GEOLOGY: PLATE TECTONICS Use the links below to explore available resources covering major concepts associated with the study of plate tectonics. Resources in this section pertain to the theory of continental drift, plate tectonics, mantle convection, plate boundaries, hot spots, earthquake waves and earthquake analysis.
CORE 7-1 SCIENCE MR. T
On 28 March 1964, a magnitude 9.1 quake shook the Prince William Sound in Alaska. Further strong quakes occurred on 26 December 2004 off the north-eastern coast of Indonesia in the Indian Ocean with a magnitude of 9.2, and on 11 March 2010 in the Pacific Ocean off the east coast of Japan with a magnitude of 9.0.
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At plate boundaries, plates collide, move apart, move under or over each other, or slide past one another. The theory of plate tectonics describes how the plates move, interact, and change the physical landscape. The Plate Tectonics Gizmo™ shows a cross-section, or side view, of Earth. (Not to scale.)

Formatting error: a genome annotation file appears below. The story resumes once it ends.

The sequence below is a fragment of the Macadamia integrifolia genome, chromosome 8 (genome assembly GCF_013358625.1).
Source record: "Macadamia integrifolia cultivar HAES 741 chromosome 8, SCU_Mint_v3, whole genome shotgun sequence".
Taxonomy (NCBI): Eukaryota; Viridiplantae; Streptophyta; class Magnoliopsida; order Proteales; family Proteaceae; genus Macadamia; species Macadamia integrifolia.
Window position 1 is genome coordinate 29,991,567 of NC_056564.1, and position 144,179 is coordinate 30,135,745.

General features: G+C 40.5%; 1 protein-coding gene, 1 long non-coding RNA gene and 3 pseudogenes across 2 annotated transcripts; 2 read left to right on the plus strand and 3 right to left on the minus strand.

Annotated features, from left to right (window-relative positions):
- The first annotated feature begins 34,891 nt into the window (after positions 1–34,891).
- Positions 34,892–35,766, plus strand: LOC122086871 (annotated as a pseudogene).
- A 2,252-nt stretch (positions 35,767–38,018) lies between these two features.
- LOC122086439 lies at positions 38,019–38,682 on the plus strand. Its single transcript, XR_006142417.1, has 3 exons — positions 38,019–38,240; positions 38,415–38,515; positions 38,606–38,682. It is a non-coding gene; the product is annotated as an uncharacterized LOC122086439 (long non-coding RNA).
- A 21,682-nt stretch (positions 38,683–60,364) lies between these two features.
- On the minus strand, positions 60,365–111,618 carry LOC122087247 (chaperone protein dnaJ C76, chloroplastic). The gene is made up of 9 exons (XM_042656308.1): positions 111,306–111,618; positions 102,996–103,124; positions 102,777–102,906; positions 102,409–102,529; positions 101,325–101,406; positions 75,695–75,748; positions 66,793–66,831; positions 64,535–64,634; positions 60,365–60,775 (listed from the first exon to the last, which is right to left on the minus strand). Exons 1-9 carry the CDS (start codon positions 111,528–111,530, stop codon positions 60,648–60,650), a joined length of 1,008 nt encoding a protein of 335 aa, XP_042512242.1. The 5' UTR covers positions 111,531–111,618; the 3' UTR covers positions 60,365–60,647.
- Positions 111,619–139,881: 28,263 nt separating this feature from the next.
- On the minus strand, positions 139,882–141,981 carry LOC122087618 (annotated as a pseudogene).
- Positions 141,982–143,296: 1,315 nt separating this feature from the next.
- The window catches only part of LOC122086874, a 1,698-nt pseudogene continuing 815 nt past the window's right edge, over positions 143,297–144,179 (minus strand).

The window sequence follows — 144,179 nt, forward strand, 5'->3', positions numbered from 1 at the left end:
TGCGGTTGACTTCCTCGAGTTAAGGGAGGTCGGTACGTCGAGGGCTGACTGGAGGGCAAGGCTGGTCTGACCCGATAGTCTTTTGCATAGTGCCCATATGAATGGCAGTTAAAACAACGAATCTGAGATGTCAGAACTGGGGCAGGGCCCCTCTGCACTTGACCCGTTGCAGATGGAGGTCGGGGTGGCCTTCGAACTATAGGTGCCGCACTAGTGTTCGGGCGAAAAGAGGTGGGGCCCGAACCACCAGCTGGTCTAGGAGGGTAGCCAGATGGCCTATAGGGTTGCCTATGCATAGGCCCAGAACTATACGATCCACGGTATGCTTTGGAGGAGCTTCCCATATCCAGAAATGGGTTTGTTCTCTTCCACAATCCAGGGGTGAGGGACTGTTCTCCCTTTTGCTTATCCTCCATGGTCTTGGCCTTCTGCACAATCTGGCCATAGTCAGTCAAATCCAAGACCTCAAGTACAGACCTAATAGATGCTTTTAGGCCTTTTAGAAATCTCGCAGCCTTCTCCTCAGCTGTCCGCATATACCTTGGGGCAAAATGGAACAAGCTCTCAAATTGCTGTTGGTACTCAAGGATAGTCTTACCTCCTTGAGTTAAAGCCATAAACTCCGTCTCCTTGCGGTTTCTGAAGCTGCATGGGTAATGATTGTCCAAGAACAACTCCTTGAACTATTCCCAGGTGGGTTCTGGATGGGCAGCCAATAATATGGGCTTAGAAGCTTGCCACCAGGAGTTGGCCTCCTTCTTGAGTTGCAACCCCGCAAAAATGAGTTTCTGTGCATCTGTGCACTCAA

HW #1 - Plate Tectonics and Rocks and Minerals – ANSWER KEY 1) a) What is the average thickness of the oceanic crust - give your answer both in km and miles – 5 km or approx. 3 miles b) What is the average thickness of the continental crust - give your answer both in km and miles – 30 to 35 km or approx. 19-22 miles
Delve into the structure of the Earth to learn what causes earthquakes, volcanoes, and more.
Plate tectonics. Tectonic plates are pieces of the rocky outer layer of the Earth known as the crust. Collision zones form when two continental plates collide. Neither plate is forced under the other, and so both are forced up and form fold mountains.